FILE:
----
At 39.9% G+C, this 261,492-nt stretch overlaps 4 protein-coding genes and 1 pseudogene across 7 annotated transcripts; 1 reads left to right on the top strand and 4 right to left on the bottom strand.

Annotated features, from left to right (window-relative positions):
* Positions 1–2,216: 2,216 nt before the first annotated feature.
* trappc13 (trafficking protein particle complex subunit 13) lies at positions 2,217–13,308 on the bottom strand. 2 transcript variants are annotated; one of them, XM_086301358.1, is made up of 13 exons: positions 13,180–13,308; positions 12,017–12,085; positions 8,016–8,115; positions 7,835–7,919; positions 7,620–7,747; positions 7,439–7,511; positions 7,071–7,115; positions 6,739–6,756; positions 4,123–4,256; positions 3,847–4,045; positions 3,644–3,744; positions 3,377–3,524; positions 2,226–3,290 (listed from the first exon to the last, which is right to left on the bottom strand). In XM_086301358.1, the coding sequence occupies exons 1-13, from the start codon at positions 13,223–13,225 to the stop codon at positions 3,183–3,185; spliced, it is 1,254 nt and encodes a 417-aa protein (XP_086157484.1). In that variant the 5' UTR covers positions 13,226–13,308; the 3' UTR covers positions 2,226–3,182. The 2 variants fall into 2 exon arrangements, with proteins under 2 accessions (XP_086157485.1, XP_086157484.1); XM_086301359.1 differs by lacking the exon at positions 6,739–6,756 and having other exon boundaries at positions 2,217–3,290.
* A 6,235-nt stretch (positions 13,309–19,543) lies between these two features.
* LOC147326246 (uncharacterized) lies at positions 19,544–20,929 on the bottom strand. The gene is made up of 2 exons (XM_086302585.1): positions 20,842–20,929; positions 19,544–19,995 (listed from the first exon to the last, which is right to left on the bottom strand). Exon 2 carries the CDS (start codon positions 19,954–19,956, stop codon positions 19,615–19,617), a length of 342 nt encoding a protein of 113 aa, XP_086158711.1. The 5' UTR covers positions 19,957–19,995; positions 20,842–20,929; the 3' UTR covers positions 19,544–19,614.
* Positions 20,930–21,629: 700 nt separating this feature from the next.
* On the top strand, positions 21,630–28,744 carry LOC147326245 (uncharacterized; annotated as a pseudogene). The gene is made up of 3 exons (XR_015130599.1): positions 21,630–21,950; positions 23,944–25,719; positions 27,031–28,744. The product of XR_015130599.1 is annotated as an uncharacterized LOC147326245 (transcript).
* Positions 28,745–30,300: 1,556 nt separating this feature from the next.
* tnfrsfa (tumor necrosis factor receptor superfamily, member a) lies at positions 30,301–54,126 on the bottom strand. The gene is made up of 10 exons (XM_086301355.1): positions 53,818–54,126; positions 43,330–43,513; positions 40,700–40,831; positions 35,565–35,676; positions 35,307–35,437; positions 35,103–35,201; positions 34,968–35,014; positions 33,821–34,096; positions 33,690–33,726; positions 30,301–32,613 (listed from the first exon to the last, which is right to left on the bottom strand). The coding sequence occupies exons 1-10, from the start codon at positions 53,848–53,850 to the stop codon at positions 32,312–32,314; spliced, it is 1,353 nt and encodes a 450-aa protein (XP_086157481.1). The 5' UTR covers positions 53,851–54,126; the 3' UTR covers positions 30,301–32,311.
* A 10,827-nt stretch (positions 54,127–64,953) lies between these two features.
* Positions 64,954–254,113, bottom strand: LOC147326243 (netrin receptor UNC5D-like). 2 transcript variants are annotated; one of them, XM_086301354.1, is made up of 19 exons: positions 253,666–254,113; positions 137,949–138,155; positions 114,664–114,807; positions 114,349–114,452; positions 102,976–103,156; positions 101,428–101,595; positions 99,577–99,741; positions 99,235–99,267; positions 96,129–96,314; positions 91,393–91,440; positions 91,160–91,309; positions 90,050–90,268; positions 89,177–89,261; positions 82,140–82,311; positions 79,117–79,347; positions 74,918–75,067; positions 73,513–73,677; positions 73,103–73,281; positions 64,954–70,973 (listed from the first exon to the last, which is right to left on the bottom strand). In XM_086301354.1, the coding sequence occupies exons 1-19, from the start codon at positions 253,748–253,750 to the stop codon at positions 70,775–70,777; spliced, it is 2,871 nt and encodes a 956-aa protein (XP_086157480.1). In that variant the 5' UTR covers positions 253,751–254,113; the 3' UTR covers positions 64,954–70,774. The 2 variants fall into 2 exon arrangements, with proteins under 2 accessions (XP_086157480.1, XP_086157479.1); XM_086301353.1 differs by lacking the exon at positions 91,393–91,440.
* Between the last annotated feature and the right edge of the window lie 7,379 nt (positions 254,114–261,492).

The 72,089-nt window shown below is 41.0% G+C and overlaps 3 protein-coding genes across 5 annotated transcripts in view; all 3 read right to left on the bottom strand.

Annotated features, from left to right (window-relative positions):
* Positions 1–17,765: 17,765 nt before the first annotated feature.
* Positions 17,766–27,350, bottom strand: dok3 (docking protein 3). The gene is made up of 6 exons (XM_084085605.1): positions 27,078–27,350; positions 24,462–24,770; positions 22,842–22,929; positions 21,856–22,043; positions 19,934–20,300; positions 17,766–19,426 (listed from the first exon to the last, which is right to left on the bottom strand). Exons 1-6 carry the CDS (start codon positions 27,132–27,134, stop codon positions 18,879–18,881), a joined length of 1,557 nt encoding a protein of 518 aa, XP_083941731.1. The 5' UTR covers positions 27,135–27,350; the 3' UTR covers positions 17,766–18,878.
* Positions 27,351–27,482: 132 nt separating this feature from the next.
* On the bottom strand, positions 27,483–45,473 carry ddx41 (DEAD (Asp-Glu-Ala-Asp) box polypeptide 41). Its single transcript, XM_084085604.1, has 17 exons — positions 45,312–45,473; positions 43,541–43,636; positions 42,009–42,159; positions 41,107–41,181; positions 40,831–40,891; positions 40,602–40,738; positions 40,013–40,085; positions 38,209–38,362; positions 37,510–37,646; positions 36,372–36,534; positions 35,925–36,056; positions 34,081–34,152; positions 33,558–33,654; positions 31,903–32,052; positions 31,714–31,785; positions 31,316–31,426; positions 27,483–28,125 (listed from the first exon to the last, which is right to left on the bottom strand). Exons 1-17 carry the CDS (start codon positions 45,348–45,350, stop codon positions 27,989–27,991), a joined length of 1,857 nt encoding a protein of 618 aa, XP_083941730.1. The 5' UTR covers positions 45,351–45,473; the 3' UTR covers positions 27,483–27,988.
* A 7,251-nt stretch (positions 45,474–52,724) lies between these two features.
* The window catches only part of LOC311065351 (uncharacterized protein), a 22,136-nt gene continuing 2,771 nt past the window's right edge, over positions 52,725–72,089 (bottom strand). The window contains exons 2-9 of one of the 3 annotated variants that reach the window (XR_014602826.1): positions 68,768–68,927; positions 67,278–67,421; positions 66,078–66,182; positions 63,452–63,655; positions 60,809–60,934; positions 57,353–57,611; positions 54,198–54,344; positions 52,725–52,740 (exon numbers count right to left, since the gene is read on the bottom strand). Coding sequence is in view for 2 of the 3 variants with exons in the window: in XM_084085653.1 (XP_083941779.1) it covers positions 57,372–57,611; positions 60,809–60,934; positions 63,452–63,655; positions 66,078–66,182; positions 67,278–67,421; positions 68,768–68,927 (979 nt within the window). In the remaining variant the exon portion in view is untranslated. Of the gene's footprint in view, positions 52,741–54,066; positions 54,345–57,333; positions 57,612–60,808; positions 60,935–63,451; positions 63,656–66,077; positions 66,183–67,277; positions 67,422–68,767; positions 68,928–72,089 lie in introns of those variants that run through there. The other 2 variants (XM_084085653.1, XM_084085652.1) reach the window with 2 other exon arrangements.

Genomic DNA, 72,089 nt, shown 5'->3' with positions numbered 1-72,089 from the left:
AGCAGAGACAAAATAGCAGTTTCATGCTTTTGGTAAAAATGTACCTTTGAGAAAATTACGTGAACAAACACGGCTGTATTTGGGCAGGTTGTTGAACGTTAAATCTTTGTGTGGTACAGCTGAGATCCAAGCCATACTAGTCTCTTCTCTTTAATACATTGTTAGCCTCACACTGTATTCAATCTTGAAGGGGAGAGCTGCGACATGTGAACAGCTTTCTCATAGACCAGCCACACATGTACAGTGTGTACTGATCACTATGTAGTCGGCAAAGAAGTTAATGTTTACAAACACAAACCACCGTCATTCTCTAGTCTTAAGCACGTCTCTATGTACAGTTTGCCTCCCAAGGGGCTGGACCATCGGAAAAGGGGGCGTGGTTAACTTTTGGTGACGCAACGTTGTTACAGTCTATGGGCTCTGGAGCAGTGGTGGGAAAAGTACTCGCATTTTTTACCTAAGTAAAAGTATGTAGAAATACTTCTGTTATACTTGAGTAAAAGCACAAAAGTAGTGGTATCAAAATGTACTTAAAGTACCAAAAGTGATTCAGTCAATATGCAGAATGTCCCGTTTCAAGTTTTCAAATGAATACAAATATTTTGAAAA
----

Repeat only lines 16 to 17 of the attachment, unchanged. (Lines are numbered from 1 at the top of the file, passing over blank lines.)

* Positions 1–17,765: 17,765 nt before the first annotated feature.
* Positions 17,766–27,350, bottom strand: dok3 (docking protein 3). The gene is made up of 6 exons (XM_084085605.1): positions 27,078–27,350; positions 24,462–24,770; positions 22,842–22,929; positions 21,856–22,043; positions 19,934–20,300; positions 17,766–19,426 (listed from the first exon to the last, which is right to left on the bottom strand). Exons 1-6 carry the CDS (start codon positions 27,132–27,134, stop codon positions 18,879–18,881), a joined length of 1,557 nt encoding a protein of 518 aa, XP_083941731.1. The 5' UTR covers positions 27,135–27,350; the 3' UTR covers positions 17,766–18,878.